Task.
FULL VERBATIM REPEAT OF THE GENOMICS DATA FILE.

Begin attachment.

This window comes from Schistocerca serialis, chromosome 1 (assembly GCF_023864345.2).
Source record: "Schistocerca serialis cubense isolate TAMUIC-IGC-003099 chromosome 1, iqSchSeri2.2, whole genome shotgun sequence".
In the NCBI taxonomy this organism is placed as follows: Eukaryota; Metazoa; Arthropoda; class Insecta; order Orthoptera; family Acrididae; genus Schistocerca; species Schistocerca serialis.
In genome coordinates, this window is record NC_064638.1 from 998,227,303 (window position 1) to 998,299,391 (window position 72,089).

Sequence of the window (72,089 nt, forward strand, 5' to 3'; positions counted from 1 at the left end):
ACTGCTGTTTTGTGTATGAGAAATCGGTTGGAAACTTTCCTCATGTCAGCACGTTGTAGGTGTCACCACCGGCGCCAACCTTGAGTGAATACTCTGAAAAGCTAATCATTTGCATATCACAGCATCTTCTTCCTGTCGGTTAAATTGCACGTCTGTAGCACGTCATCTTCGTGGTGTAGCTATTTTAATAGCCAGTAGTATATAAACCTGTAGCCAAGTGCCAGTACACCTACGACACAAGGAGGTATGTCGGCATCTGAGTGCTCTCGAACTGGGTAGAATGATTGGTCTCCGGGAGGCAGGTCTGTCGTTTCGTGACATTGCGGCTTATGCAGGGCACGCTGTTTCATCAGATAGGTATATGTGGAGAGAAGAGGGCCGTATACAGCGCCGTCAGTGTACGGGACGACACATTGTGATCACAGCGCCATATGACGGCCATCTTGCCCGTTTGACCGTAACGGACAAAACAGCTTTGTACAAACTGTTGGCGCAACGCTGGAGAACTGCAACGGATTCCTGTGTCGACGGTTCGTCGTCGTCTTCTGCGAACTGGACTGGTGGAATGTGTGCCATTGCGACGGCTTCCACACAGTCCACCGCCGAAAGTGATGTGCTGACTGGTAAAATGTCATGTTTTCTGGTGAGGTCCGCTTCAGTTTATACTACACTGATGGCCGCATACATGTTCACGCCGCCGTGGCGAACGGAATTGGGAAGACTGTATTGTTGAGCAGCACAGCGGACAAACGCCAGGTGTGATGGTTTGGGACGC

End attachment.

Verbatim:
This window comes from Schistocerca serialis, chromosome 1 (assembly GCF_023864345.2).
Source record: "Schistocerca serialis cubense isolate TAMUIC-IGC-003099 chromosome 1, iqSchSeri2.2, whole genome shotgun sequence".
In the NCBI taxonomy this organism is placed as follows: Eukaryota; Metazoa; Arthropoda; class Insecta; order Orthoptera; family Acrididae; genus Schistocerca; species Schistocerca serialis.
In genome coordinates, this window is record NC_064638.1 from 998,227,303 (window position 1) to 998,299,391 (window position 72,089).

Sequence of the window (72,089 nt, forward strand, 5' to 3'; positions counted from 1 at the left end):
ACTGCTGTTTTGTGTATGAGAAATCGGTTGGAAACTTTCCTCATGTCAGCACGTTGTAGGTGTCACCACCGGCGCCAACCTTGAGTGAATACTCTGAAAAGCTAATCATTTGCATATCACAGCATCTTCTTCCTGTCGGTTAAATTGCACGTCTGTAGCACGTCATCTTCGTGGTGTAGCTATTTTAATAGCCAGTAGTATATAAACCTGTAGCCAAGTGCCAGTACACCTACGACACAAGGAGGTATGTCGGCATCTGAGTGCTCTCGAACTGGGTAGAATGATTGGTCTCCGGGAGGCAGGTCTGTCGTTTCGTGACATTGCGGCTTATGCAGGGCACGCTGTTTCATCAGATAGGTATATGTGGAGAGAAGAGGGCCGTATACAGCGCCGTCAGTGTACGGGACGACACATTGTGATCACAGCGCCATATGACGGCCATCTTGCCCGTTTGACCGTAACGGACAAAACAGCTTTGTACAAACTGTTGGCGCAACGCTGGAGAACTGCAACGGATTCCTGTGTCGACGGTTCGTCGTCGTCTTCTGCGAACTGGACTGGTGGAATGTGTGCCATTGCGACGGCTTCCACACAGTCCACCGCCGAAAGTGATGTGCTGACTGGTAAAATGTCATGTTTTCTGGTGAGGTCCGCTTCAGTTTATACTACACTGATGGCCGCATACATGTTCACGCCGCCGTGGCGAACGGAATTGGGAAGACTGTATTGTTGAGCAGCACAGCGGACAAACGCCAGGTGTGATGGTTTGGGACGC